Google adds ‘priority inbox’ to Gmail
New feature aims to automatically prioritise important emails to help people manage the deluge of messages they receive every day
Published 31/08/2010 | 12:14
Google has launched a new ‘priority inbox’ service for its web-based email service, Gmail.
The search giant has developed a complex set of algorithms that can analyse a user’s email behaviour, and rank emails depending on their perceived importance.
Users who switch on the priority inbox function will see their messages separated in to three categories, with emails deemed important and unread bumped to the top of the inbox.
Messages that have been “starred” by users, perhaps as a way of donating importance, or something that they still need to action, will appear next, with all other emails appearing at the bottom of the inbox pane.
Google said that its email algorithms analysed a variety of factors, including a user’s most frequently emailed contacts, and the number of other people copied in to the same message.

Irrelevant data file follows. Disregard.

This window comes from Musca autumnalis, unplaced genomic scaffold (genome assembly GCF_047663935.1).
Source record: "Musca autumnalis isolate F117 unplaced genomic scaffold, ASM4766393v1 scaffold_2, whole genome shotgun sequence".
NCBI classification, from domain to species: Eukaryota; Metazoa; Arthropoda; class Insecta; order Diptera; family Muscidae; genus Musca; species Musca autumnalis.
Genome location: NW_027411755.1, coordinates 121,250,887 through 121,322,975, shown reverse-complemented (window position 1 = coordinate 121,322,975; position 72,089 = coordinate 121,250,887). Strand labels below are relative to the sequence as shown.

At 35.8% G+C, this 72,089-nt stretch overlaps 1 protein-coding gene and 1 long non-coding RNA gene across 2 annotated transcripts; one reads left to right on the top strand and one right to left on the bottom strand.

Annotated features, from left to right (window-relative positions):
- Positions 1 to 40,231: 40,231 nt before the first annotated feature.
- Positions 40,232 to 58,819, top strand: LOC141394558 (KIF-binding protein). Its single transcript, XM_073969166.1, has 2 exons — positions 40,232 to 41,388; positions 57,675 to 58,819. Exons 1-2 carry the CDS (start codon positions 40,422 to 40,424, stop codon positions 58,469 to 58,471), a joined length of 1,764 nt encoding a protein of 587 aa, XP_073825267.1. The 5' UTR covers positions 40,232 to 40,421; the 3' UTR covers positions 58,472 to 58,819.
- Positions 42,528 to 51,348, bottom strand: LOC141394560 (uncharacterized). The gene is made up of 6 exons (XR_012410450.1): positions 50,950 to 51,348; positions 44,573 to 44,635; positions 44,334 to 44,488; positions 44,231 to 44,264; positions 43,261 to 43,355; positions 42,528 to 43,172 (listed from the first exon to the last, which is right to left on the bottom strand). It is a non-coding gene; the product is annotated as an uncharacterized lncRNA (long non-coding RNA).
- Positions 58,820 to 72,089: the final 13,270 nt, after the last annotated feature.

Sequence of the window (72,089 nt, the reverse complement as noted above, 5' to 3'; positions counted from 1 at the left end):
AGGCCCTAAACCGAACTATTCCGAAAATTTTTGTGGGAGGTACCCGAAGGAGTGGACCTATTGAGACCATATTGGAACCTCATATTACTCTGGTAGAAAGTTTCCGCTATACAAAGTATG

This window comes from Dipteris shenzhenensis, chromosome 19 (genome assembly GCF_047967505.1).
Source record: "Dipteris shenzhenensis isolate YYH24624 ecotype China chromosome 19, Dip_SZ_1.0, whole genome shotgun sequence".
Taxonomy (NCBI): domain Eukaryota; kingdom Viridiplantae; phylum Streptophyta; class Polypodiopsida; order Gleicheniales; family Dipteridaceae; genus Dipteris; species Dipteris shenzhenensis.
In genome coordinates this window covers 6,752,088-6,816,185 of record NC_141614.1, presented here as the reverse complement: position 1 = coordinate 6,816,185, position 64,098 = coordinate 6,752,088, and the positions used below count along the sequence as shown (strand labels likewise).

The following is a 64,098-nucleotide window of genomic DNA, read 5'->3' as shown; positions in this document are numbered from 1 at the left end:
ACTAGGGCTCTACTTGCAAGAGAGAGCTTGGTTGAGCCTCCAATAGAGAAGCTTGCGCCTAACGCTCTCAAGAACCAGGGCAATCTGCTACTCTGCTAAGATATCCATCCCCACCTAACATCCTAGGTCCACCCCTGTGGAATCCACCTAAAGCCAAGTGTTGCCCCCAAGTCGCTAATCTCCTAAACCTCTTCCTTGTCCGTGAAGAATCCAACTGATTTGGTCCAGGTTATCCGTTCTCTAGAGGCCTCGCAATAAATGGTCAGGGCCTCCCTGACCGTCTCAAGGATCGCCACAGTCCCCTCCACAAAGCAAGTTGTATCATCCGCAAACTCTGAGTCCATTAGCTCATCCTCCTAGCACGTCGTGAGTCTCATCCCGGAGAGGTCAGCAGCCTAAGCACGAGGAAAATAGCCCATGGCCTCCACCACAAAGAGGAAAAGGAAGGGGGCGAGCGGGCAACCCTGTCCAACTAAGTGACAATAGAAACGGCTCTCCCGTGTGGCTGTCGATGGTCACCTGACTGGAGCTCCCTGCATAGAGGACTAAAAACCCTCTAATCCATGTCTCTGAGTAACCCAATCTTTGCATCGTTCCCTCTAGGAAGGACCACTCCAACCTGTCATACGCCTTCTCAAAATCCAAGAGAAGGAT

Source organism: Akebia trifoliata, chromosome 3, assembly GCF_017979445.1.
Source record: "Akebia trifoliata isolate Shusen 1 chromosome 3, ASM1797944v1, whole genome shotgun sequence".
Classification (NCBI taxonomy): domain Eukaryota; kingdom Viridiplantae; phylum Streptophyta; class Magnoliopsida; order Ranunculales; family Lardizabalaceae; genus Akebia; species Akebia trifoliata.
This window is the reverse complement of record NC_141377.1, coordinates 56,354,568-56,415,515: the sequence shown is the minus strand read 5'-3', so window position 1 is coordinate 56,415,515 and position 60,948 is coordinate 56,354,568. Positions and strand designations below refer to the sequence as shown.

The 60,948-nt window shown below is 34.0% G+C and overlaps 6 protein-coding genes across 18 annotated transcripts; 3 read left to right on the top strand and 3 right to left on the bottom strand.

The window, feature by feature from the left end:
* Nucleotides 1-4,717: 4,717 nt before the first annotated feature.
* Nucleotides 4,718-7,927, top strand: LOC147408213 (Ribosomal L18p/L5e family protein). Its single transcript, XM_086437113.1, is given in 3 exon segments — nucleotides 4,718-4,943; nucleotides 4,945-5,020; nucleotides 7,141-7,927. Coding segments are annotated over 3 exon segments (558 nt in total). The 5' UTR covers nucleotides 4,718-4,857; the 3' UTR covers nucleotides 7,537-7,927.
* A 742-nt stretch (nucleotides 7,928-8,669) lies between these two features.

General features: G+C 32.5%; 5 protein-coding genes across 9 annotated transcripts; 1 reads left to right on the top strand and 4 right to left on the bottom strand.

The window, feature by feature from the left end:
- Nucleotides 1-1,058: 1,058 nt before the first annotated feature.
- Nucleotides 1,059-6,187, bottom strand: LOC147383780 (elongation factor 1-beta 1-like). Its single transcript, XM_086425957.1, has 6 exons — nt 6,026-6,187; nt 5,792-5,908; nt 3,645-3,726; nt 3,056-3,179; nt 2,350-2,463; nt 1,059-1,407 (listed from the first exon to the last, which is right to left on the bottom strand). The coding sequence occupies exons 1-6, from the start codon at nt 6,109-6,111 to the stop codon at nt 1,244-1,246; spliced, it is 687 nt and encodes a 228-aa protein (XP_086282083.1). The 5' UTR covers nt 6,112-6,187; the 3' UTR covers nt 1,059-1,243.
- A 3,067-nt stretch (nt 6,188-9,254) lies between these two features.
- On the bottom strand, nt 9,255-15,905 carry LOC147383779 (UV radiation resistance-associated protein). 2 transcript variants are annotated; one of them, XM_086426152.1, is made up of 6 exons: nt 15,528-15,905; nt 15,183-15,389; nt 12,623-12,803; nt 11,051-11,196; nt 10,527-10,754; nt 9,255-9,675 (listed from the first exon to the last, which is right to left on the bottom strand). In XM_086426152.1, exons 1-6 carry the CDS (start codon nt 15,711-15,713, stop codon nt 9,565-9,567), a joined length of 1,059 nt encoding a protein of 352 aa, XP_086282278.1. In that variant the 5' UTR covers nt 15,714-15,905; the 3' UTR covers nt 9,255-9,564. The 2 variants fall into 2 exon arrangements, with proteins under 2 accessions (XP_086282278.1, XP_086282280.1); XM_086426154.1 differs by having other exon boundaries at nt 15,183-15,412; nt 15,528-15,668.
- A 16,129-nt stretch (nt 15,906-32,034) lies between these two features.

The search company also said that the content of the email was also analysed to ascertain its importance.
Google already “scans” emails to deliver targeted advertising, and to filter out messages that could be considered spam.
“Priority inbox is like your personal assistant, helping you focus on the messages that matter without requiring you to set up complex rules,” wrote Doug Aberdeen, a senior software engineer at Google, on the company’s blog.
“Gmail has always been pretty good at filtering junk mail into the ‘spam’ folder, but today, in addition to spam, people get a lot of mail that isn’t outright junk but isn’t very important.”
Google said that its priority inbox feature would be rolled out across all Gmail and Google Apps accounts over the next couple of weeks.
Gmail, which was launched in April 2004, stunned internet users by offering an unprecedented 1GB of free email storage. The service now has an estimated 146 million monthly users.